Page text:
3) Jennie Schact, who wrote: “We carried lunch to school. Mom would sandwich thick slabs of roasted turkey between slices of challah slathered with Russian dressing (which is to say, mayo and ketchup stirred together), wrap ‘em up, stack ‘em in the freezer, and throw one into the lunch bag in the morning. You were lucky if it was defrosted enough to eat around the edges at lunch time. Frozen turkey = not pleasant. She was also the innovator of leftover cold hamburger on a bagel. I preferred Ring Dings from the vending machine.”

Dungeness crab salad at One Market Restaurant. (Photo courtesy of the restaurant)

Fabulous Restaurant Events

There’s still time to indulge in the annual Lark Creek Restaurant Group’s “Crab Festival.”

Through the end of the month, you’ll find special dishes at each restaurant that spotlight fresh, sustainable Dungeness crab.

Look for such lip-smacking fare as crab salad with grapefruit at One Market Restaurant in San Francisco; Dungeness crab raviolis with chanterelles and brown butter at Yankee Pier at Santana Row in San Jose; and chili roasted Dungeness crab with garlic and smoked paprika at Fish Story in Napa.

There’s also still time to try the the special prix fixe Black History Month menu with wine pairings from African-American wineries at 1300 on Fillmore in San Francisco.

The four-course dinner is $65 or $95 with wine pairings. Choices include Loch Duart salmon with Meyer lemon confit or grilled ribeye steak with Yukon Gold hash — each served with a glass of Brown Estate 2006 Cabarnet Sauvignon from the Napa Valley.

Up in Yountville, Bouchon Bistro celebrates the cuisine of Alsace with a special prix fixe dinner menu, Feb. 22 to March 6.

The three-course, $70 menu includes choices such as wild boar pate in pastry crust with cornichon marmalade, slow-poached Artic Char with shad roe roulade, and baba au rum with chocolate chantilly cream.

If chocolate is your  weakness, don’t miss the Savory Chocolate Dinner at Sent Sovi in Saratoga, 7 p.m.  Feb. 24.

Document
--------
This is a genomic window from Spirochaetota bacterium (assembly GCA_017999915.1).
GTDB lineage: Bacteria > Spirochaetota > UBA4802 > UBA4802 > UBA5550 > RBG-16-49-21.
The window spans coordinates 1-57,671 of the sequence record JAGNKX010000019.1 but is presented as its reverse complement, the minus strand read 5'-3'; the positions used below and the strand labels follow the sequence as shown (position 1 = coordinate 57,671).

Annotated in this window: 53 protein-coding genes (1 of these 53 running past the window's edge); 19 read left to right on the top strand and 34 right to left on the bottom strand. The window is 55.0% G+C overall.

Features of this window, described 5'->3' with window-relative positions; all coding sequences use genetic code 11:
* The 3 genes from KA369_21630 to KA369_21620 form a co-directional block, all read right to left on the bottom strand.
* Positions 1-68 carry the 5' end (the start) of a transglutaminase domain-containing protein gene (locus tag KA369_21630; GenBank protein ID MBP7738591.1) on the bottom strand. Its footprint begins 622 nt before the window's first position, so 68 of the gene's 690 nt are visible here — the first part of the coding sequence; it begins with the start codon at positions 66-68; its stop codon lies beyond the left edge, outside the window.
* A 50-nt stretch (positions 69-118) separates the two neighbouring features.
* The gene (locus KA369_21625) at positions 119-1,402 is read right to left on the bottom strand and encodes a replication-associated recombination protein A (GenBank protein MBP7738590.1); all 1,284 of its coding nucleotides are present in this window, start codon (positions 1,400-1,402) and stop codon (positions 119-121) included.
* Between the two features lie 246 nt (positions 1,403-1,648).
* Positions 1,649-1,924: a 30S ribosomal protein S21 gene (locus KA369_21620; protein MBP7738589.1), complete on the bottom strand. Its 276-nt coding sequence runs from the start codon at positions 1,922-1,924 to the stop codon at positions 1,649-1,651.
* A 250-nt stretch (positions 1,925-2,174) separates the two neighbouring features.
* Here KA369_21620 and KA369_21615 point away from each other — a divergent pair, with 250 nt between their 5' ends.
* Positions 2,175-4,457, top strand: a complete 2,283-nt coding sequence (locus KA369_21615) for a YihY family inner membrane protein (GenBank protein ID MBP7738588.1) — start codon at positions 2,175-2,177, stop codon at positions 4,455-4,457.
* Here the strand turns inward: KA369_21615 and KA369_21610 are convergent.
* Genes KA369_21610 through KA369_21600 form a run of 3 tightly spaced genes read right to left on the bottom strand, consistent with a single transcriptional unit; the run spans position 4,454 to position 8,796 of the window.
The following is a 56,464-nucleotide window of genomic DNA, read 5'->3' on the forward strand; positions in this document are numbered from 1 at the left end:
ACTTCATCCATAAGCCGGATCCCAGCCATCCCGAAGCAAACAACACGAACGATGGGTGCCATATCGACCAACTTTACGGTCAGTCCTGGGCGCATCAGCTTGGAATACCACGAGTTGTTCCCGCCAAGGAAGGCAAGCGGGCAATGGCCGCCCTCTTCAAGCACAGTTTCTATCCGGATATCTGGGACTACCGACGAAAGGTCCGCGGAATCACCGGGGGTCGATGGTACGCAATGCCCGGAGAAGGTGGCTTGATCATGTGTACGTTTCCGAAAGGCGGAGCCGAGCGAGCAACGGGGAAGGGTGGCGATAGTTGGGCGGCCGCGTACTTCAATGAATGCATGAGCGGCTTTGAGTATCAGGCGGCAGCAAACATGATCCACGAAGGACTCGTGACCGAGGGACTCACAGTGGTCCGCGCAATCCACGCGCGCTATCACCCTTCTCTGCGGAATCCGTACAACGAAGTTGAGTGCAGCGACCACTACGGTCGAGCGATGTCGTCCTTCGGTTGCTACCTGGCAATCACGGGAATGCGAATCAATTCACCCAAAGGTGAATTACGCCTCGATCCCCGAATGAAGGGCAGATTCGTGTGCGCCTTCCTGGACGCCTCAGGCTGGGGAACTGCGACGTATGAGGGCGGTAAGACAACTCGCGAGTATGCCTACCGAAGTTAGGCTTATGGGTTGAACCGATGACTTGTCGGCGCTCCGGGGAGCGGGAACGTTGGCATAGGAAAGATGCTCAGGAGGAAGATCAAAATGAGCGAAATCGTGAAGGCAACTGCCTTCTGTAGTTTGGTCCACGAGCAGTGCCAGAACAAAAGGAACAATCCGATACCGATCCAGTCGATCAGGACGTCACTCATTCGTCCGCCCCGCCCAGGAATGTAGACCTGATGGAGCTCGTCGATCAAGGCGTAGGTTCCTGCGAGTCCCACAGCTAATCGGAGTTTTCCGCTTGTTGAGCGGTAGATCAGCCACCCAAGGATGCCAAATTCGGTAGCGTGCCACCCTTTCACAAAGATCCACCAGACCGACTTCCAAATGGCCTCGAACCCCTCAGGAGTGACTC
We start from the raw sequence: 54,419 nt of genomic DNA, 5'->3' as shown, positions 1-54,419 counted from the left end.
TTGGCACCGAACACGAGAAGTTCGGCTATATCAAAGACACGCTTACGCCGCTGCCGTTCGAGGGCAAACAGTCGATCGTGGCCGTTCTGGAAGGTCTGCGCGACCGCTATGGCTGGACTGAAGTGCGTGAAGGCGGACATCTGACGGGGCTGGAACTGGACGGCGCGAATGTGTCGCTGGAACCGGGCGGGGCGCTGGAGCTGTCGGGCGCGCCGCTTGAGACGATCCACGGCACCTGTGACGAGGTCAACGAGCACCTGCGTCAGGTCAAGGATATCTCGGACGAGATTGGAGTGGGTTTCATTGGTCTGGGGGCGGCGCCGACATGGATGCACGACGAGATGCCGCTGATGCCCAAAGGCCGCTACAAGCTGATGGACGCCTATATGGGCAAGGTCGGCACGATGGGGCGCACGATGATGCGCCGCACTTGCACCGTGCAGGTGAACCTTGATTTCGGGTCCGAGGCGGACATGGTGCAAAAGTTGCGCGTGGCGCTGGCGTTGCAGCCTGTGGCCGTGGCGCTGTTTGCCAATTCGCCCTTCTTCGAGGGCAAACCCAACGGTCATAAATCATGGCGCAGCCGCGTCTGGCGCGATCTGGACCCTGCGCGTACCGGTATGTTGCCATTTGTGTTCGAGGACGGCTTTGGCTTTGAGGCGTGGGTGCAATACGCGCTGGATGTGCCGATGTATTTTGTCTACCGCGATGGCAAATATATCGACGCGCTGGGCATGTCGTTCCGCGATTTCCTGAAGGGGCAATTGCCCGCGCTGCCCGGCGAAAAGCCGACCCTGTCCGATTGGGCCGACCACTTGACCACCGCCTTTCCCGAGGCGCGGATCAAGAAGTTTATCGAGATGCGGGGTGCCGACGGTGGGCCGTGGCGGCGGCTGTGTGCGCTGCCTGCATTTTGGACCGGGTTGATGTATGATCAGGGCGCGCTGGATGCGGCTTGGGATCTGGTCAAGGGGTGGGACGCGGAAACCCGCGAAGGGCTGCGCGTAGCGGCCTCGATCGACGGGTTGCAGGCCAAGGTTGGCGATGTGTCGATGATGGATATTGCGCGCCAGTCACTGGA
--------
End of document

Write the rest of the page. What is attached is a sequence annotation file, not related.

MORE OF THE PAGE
Yes, chocolate in every course with wine pairings for $110 per person. Look for such imaginative fare as white chocolate, foie gras and roe salad; chocolate chili ginger prawns; and milk and chocolate braised pork with masa fritters.

Chad Robertson of Tartine Bakery. (Photo courtesy of the bakery)

Food Talk with Chad Robertson, Sue Conley and Kim Severson

Award-winning New York Times reporter Kim Severson invites you to a City Arts & Lectures program, 8 p.m. March 2 at Herbst Theatre in San Francisco, when she’ll be talking about artisan food with Chad Robertson, acclaimed baker of Tartine Bakery in San Francisco, and Sue Conley, co-founder of Cowgirl Creamery in Point Reyes Station.

Tickets are $21.

Chefs Tal Ronnen (left) and Art Smith (right). (Photo courtesy of LYFE)

Restaurant Openings

In late summer, downtown Palo Alto will welcome LYFE (Love Your Food Everyday) to 167 Hamilton Ave.

The project is a collaboration by Founder Stephen Sidwell, an investment banker; CEO Mark Roberts, formal global president and COO for McDonald’s; and CCO Mike Donohue, former chief communications and external relations officer for McDonald’s.

But before you fear more pedestrian, fat-laden fast f00d, LYFE’s menu will be created by James Beard Award-winning Chef Art Smith, a former personal chef to Oprah Winfrey; and Chef Tal Ronnen, an expert in vegan and vegetarian cooking.

The concept centers around fast-casual food that’s nourishing and topping out at 600 calories at most per dish. The food will feature local, sustainable ingredients when possible.

San Jose’s Santana Row will welcome a branch of the Southern California-based Yard House restaurant in April. This will be the first Northern California location for the casual eatery that’s known for its huge selection of draft beers.

The centerpiece of every Yard House is its glass-enclosed keg room with five miles of industrial tubing that carries chilled beer to a center island where 130 taps are located.